Opportunities and Adventure

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Opportunities and Adventure

On Monday, 4 July, 14 students and two teachers from Bunbury Cathedral Grammar School left Perth Airport to travel across the ocean to Cambodia. Our first impression of the country was on the way to our accommodation where we were taken on a tour and scenic experience by our wonderful Rustic Pathway guides Tara, Rony and Seng Hong of Phnom Penh. The next morning, we awoke to a warm day and a beautiful breakfast complete with spice noodles and dragon fruit.

We travelled through Phnom Penh to our first historic experience of the S-21 Museum, a former school, where we learned the atrocious stories of what happened during the period of the Khmer Rouge uprising. We then visited the sombre Killing Fields, a confronting experience, where hundreds upon hundreds of men, women and children were executed.

We witnessed so many amazing things on our journey through Cambodia, including learning of the plight of the endangered sun and moon bears; the Save the Bear organisation is phenomenal group dedicated to the great cause of rescuing endangered bears and other animals from the exotic pet trade and exploitation for traditional medicines. Each of us got to feed the bears and learn more about the wildlife of Cambodia before heading back into the city for dinner. We helped construct three houses through the Tabitha Foundation, an organisation aimed at helping the lower class people of Cambodia. We had fun with the local children who played with each other and us before we said farewells to the families we had raised money for.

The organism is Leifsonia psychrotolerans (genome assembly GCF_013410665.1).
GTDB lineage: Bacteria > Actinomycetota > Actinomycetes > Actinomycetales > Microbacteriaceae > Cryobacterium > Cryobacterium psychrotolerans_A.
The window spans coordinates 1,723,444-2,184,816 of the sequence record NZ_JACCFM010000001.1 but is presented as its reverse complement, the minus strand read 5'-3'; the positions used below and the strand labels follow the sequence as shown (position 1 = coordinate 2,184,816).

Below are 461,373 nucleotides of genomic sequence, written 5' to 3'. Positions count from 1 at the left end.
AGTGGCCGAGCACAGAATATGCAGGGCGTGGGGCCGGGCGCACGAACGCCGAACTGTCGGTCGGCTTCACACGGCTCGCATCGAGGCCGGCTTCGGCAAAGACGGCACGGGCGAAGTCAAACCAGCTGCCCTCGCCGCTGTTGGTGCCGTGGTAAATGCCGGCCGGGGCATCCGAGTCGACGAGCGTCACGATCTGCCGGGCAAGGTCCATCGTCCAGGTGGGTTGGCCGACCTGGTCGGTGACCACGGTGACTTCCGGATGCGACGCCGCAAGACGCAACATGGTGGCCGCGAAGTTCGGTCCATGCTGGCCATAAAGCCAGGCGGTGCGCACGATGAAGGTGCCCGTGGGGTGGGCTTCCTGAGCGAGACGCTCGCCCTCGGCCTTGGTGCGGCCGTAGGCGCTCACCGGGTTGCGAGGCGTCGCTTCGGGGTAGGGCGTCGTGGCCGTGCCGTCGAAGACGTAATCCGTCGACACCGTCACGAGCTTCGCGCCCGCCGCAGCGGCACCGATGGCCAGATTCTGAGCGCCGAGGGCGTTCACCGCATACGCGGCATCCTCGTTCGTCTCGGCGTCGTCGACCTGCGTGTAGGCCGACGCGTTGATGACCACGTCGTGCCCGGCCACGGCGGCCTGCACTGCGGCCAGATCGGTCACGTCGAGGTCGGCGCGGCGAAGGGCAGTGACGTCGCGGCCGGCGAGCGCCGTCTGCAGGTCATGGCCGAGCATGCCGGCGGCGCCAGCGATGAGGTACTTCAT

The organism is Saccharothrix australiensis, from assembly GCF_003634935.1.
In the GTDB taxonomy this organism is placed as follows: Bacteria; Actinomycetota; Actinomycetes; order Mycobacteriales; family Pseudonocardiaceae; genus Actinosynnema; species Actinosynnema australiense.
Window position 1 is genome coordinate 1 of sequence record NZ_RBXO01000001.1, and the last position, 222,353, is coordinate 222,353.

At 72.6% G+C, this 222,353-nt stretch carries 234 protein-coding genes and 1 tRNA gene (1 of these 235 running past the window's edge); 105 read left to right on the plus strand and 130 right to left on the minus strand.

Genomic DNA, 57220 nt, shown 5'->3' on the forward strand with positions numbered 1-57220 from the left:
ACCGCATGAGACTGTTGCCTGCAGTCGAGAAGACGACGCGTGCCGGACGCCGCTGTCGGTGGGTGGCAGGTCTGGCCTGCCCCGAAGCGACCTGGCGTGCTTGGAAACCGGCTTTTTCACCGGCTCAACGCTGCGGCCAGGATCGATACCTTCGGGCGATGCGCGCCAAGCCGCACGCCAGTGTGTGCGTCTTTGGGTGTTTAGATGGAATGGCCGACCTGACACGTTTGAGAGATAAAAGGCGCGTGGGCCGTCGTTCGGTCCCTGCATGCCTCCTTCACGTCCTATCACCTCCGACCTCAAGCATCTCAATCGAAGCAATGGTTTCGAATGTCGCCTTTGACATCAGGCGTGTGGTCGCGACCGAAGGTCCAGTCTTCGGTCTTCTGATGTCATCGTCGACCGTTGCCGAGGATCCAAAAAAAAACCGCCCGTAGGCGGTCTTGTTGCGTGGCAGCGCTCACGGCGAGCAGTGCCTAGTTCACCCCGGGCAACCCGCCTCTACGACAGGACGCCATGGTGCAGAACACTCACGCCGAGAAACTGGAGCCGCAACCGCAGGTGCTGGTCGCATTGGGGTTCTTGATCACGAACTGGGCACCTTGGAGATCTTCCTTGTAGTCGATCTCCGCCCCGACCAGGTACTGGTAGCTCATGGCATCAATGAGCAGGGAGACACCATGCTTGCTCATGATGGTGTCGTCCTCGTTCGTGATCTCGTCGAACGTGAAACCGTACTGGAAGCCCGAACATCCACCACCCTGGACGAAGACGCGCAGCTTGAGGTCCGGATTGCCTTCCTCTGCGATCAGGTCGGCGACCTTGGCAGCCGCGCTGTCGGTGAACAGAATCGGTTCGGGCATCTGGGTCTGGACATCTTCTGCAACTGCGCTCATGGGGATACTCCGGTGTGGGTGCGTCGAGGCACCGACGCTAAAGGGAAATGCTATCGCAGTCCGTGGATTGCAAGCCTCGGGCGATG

The next day we took a tour through the Palace and Garden and a tranquil boat ride along the Mekong River. We visited the silk markets and learnt how silk can be handmade and were able to try making it ourselves. We also visited a learning centre, BSDA, for disadvantaged youths and young adults who have grown up without an education, where we worked together in mixed groups to create a piece of art. For some of us, the day ended with paint all over our faces and laughing at each other before we played some more games. The following day, we had our first inside glimpse of an old, beautifully ruined temple. It was decorated with striking detailed painting on the inside, and lovely monks gave us sai sin bracelets that they had blessed.

That same day, we said our goodbyes to our beloved guides, and boarded our plane home. It was sad, but we all knew our experiences in Cambodia had changed us for the better. We’d all like to thank our teachers who had to put up with us – Ms Cooper and Mr Molewyck – and the lovely Elsemieke Marren and Viveka Cameron, who made all this possible. We’re so grateful you gave us the opportunity to go on this adventure.

Matt Riley and Ysabel Kershaw :: Year 10